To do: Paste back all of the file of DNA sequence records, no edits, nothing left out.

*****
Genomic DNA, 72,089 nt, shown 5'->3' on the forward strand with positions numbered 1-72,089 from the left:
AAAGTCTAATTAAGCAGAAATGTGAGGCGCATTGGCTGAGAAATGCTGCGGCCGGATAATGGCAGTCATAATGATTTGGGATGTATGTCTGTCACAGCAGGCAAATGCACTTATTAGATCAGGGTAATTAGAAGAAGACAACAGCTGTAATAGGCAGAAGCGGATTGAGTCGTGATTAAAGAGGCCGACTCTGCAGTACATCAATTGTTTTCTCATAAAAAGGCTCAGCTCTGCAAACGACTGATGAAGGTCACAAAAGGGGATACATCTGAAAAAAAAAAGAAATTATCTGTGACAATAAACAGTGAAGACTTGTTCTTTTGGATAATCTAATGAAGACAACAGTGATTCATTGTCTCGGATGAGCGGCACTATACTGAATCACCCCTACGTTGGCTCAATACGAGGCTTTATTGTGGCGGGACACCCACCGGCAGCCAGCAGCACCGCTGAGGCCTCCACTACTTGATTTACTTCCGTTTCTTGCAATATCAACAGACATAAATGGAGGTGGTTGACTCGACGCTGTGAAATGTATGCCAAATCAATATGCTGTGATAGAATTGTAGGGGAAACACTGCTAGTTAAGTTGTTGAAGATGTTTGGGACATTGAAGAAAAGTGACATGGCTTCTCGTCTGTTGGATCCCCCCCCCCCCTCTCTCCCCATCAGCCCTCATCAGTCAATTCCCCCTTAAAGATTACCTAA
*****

Genomic DNA, 72,089 nt, shown 5'->3' on the forward strand with positions numbered 1-72,089 from the left:
AAAGTCTAATTAAGCAGAAATGTGAGGCGCATTGGCTGAGAAATGCTGCGGCCGGATAATGGCAGTCATAATGATTTGGGATGTATGTCTGTCACAGCAGGCAAATGCACTTATTAGATCAGGGTAATTAGAAGAAGACAACAGCTGTAATAGGCAGAAGCGGATTGAGTCGTGATTAAAGAGGCCGACTCTGCAGTACATCAATTGTTTTCTCATAAAAAGGCTCAGCTCTGCAAACGACTGATGAAGGTCACAAAAGGGGATACATCTGAAAAAAAAAAGAAATTATCTGTGACAATAAACAGTGAAGACTTGTTCTTTTGGATAATCTAATGAAGACAACAGTGATTCATTGTCTCGGATGAGCGGCACTATACTGAATCACCCCTACGTTGGCTCAATACGAGGCTTTATTGTGGCGGGACACCCACCGGCAGCCAGCAGCACCGCTGAGGCCTCCACTACTTGATTTACTTCCGTTTCTTGCAATATCAACAGACATAAATGGAGGTGGTTGACTCGACGCTGTGAAATGTATGCCAAATCAATATGCTGTGATAGAATTGTAGGGGAAACACTGCTAGTTAAGTTGTTGAAGATGTTTGGGACATTGAAGAAAAGTGACATGGCTTCTCGTCTGTTGGATCCCCCCCCCCCCTCTCTCCCCATCAGCCCTCATCAGTCAATTCCCCCTTAAAGATTACCTAA